One of my great desires is to encourage people to read and study the Bible for themselves. Often we are exhorted to read the Bible, but only very rarely told how to do it, which can lead many people to a sense of failure, or even guilt.
Over the years I have seen this situation change dramatically for so many people once they are taught Inductive Bible Study. Instead of coming to the text trying to prove a particular point, we need to read the text with a open mind, allowing it to challenge our thinking, and to draw the message out of the text. Normally when we read the Bible, we try and find what God is saying to us personally today. This is a good aim, but we forget that the Bible was not originally written to us, so often it will seem unintelligible or irrelevant to today. This is what so frequently puts people off reading and studying the Bible. The key is to learn to ask the right questions about the passage of Scripture, and through these, determine the meaning of the text to the original readers before attempting to apply it into our lives today.
From this page are a number of links
This shows how to study the Bible inductively, by asking a series of simple questions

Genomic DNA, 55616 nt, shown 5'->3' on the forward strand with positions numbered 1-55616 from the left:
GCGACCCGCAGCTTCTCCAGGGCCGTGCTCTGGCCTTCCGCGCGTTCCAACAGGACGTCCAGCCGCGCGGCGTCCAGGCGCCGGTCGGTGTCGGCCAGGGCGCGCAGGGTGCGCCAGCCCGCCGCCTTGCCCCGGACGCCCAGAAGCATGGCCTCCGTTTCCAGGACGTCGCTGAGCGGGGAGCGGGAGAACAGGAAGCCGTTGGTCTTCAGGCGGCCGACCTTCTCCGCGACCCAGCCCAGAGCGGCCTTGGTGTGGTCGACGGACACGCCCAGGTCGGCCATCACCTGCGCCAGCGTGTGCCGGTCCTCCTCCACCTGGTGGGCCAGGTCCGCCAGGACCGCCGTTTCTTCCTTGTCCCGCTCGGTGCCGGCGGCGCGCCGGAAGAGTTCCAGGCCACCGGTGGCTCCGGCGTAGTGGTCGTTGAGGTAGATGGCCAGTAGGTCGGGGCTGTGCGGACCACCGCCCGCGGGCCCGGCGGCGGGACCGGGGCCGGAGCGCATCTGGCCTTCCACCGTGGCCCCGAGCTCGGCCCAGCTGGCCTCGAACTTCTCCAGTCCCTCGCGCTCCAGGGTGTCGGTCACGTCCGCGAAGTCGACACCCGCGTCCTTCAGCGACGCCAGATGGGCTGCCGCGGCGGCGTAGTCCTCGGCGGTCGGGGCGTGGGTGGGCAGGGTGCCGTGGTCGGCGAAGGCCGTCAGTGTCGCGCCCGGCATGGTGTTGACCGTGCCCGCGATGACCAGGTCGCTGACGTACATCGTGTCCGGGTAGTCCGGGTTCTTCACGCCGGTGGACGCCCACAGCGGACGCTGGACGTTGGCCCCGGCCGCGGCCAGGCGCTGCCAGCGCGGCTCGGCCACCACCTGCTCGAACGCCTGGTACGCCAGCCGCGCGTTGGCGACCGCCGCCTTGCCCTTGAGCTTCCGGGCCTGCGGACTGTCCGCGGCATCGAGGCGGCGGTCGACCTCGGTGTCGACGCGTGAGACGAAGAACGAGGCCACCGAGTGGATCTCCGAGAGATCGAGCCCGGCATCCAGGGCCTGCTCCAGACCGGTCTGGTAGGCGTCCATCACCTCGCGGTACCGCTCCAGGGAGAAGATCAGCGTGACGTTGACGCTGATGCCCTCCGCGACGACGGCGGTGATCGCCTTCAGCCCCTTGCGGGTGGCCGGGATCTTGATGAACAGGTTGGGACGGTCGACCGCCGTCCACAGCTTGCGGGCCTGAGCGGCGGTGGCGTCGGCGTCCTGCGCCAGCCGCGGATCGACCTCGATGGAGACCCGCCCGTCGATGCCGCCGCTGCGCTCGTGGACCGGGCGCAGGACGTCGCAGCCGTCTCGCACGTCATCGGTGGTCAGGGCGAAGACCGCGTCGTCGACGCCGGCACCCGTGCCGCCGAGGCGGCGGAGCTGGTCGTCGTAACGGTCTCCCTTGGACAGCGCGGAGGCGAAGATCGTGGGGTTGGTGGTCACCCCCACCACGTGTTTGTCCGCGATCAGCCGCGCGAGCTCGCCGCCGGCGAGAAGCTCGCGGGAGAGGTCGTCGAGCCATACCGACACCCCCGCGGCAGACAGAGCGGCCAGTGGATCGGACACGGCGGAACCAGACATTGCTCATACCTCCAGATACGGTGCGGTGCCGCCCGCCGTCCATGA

Some practical help in the process of finding relevant life-changing application from Scripture
The other links consider the different types of book found in the Bible. It is most important that when reading the Bible we are taking note of the type of literature we are reading. Each type needs to be considered and interpreted differently as they have different purposes.
Some suggestions of how we can learn from the narratives (stories) in the Old Testament.
Here is some help in how to understand the Law of Moses and how to determine some relevant application to today.
Much of the Old Testament is written in poetry. How was Hebrew poetry different from modern poetry?
How to make sense of books such as Proverbs, Job and Ecclesiastes.
Some practical guidelines on how to understand the Old Testament prophets.
This explains the particular issues to be aware of when reading and studying the four gospels.
How to understand the parables told by Jesus, by identifying his original audience.
Is the Book of Acts a manual for church organisation, or is there another way of gaining wisdom from it?
Practical guidelines for understanding the letters (epistles) in the New Testament, and the importance of knowing their historical setting.
Some practical ideas on how to approach the controversial issue of end times (eschatology)
Some help in making sense of this amazing book, which is so often misunderstood.